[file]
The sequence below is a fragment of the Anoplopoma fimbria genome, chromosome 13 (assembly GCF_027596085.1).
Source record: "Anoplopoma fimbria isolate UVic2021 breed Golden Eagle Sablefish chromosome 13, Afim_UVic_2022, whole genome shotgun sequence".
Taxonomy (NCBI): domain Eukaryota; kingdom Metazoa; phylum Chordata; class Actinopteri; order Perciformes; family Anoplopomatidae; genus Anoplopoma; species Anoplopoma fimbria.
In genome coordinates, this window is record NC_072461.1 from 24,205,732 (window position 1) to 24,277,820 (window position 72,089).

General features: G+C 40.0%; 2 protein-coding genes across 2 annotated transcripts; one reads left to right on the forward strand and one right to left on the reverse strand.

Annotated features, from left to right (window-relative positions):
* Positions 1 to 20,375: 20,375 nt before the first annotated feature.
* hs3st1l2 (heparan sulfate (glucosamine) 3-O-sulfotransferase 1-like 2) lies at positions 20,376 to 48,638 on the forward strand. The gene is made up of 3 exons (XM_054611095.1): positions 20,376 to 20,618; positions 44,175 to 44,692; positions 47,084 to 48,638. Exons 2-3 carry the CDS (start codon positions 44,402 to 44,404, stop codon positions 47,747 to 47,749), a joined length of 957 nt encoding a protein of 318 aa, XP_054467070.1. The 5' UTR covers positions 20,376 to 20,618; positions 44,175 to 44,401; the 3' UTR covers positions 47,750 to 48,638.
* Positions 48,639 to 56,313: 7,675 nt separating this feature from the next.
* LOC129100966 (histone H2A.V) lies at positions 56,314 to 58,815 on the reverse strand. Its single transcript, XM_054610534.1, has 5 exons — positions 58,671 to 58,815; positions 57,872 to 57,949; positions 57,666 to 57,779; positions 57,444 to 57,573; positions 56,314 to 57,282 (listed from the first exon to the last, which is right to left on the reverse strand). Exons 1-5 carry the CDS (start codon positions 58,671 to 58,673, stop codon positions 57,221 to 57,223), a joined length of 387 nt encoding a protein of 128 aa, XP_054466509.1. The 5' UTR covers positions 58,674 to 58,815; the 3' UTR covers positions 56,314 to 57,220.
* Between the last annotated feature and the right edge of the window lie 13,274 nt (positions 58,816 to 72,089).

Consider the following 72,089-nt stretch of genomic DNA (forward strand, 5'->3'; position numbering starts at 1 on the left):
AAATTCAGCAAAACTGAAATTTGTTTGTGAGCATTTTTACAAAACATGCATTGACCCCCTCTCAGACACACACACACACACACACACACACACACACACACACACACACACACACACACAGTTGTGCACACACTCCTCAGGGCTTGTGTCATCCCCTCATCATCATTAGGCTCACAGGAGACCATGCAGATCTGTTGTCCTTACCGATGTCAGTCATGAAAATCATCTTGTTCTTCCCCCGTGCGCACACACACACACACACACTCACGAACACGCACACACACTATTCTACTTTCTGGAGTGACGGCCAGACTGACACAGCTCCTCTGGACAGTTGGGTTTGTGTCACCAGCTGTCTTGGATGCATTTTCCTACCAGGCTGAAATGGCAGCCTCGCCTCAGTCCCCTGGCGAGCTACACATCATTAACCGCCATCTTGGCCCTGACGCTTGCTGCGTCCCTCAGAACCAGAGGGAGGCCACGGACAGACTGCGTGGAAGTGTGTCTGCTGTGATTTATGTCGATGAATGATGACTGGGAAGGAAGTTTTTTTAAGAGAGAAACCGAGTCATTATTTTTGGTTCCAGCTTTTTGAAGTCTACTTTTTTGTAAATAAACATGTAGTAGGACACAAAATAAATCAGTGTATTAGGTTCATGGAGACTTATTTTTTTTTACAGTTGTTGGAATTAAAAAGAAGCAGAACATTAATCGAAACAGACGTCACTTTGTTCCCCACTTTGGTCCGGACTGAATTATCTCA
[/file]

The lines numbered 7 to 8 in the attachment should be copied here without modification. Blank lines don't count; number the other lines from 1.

* Positions 1 to 20,375: 20,375 nt before the first annotated feature.
* hs3st1l2 (heparan sulfate (glucosamine) 3-O-sulfotransferase 1-like 2) lies at positions 20,376 to 48,638 on the forward strand. The gene is made up of 3 exons (XM_054611095.1): positions 20,376 to 20,618; positions 44,175 to 44,692; positions 47,084 to 48,638. Exons 2-3 carry the CDS (start codon positions 44,402 to 44,404, stop codon positions 47,747 to 47,749), a joined length of 957 nt encoding a protein of 318 aa, XP_054467070.1. The 5' UTR covers positions 20,376 to 20,618; positions 44,175 to 44,401; the 3' UTR covers positions 47,750 to 48,638.